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Regarding her projects – while keeping sustainability in mind – she elucidates, “Sustainability is always at the back of your mind while designing spaces. I try to think up of solutions that require minimal maintenance, like using fair face concrete or natural saw cut wood to the inclusion of plants. The architecture I do (yes, I have made quite a few residences) are always aiming to be well-lit with a good air circulation. We still have a long way to go in terms of sustainable materials and zero carbon footprints but for whoever is interested, passive housing is a remarkable phenomenon and if explored can work well in Pakistan.”

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The first project, to any interior designer, is always memorable as it is supposed to be the learning curve as well as one’s career milestone. Zahra feels nostalgic while sharing hers, “My first independent project was residential interiors for a guest house. I remember using the best of knowledge and ability at that stage to create a luxury residential experience, all the while keeping in a tight budget. When I look back at it, I am filled with gratitude at the people who trusted in me and gave me the opportunity. I am also extremely proud of myself to have shown the confidence and taking it up. It was about 10 years ago and I can still see myself walking those wooden floors and using those comfortable plush sofas. I remember creating a space for them to stock their Fine China and cutlery in between the dining and the kitchen area to avoid having to run around during entertaining. It’s called a servery – I now know – but I can imagine whoever inhibits that space today to be very happy.”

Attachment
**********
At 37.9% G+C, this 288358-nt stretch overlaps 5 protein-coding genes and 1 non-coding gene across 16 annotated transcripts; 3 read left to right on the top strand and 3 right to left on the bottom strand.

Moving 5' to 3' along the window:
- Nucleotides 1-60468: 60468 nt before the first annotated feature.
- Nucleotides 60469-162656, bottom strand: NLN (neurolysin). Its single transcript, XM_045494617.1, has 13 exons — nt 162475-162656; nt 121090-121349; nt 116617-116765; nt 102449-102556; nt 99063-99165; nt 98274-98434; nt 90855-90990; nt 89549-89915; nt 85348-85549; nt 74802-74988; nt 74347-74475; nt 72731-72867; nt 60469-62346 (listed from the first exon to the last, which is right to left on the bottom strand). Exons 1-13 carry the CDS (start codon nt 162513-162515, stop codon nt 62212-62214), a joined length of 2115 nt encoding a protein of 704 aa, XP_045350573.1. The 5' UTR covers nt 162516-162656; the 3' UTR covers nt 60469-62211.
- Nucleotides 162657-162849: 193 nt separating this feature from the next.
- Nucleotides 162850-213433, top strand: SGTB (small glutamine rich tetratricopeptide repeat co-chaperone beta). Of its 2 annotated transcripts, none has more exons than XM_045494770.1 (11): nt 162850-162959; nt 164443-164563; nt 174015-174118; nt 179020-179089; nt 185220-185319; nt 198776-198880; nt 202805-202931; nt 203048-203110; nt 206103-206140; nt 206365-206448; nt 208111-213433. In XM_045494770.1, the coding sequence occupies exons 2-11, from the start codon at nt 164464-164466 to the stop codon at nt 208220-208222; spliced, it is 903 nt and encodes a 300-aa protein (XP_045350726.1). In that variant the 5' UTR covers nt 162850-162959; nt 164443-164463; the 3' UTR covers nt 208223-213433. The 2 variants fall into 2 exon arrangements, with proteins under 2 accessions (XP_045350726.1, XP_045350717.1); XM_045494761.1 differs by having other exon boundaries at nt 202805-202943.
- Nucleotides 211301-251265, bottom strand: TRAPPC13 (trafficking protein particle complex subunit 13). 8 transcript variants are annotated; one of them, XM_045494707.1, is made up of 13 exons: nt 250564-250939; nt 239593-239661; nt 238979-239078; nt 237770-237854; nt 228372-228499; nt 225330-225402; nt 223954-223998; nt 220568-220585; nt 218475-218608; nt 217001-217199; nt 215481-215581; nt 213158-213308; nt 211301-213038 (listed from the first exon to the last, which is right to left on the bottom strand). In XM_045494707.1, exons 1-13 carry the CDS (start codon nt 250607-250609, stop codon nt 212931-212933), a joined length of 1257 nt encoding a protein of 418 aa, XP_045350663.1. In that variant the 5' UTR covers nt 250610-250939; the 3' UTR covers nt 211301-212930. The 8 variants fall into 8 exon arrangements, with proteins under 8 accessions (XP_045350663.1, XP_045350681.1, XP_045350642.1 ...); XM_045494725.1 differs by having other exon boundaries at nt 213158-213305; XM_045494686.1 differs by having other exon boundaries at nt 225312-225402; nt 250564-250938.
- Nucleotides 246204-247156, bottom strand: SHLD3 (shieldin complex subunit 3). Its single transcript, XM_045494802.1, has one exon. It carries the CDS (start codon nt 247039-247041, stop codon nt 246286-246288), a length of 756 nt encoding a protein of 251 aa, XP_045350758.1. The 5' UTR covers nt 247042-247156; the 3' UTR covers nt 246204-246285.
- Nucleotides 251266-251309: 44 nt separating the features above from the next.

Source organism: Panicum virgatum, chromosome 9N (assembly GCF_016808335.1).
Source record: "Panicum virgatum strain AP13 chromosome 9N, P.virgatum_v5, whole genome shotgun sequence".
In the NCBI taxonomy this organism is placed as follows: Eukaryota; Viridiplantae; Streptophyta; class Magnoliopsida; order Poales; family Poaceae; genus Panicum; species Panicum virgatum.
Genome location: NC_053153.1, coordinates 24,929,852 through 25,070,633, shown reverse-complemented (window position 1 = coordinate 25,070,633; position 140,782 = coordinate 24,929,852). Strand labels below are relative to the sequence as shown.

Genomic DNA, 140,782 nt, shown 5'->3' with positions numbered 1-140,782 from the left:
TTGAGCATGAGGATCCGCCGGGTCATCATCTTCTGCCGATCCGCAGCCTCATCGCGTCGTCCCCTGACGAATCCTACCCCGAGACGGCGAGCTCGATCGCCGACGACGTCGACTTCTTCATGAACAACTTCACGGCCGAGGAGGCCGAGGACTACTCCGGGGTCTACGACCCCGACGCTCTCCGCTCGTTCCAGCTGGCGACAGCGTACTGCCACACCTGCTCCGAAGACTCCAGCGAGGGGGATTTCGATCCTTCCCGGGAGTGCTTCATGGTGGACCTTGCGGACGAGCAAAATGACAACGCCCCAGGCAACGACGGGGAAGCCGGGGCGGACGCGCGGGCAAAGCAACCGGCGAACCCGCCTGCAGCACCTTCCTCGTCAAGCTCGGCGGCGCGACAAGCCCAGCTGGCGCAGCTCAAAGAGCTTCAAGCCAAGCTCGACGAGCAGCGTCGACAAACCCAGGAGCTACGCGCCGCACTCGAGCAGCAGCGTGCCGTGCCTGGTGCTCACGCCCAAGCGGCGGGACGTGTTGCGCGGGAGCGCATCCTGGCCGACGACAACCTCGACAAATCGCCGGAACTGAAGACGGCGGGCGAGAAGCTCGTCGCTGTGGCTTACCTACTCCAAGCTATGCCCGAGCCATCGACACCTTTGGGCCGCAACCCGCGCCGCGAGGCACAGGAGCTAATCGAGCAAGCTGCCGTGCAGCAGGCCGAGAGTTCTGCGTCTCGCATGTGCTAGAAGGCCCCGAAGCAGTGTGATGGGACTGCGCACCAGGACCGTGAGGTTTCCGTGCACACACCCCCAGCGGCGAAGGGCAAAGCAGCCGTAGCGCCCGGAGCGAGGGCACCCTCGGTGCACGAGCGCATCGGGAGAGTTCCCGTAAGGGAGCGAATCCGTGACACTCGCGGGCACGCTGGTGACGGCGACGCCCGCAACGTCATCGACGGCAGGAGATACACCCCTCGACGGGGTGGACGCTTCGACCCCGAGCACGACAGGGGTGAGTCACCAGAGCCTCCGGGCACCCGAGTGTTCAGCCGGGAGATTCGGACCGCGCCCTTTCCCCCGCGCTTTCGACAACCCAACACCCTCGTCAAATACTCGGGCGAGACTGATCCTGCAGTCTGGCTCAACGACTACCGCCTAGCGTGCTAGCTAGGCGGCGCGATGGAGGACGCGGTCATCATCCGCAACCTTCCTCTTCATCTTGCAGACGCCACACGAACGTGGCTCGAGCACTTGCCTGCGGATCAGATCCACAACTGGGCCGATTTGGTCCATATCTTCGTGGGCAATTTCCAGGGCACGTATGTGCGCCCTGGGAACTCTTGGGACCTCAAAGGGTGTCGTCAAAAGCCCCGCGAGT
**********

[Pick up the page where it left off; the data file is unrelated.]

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In a world with an ongoing pandemic, everything is making a shift from the usual to a new phase. The parameters have changed, and certain new meanings have been adapted in a different way... Similarly, the parameters of design and concept have also taken a new turn. While talking about the design philosophy in 2021 and current projects, Zahra concludes, “Interior design is seeing a shift world over with post Covid-19 ideas. In Pakistan, it is a ripe blossoming profession where people finally realise the importance of hiring a professional. I see a lot of opportunities for myself and many others. On a professional front, I am working for a firm here in Canada that does beautiful luxury residential, along with that I am working on restaurants and corporate projects in Karachi, Dubai and here in Canada.”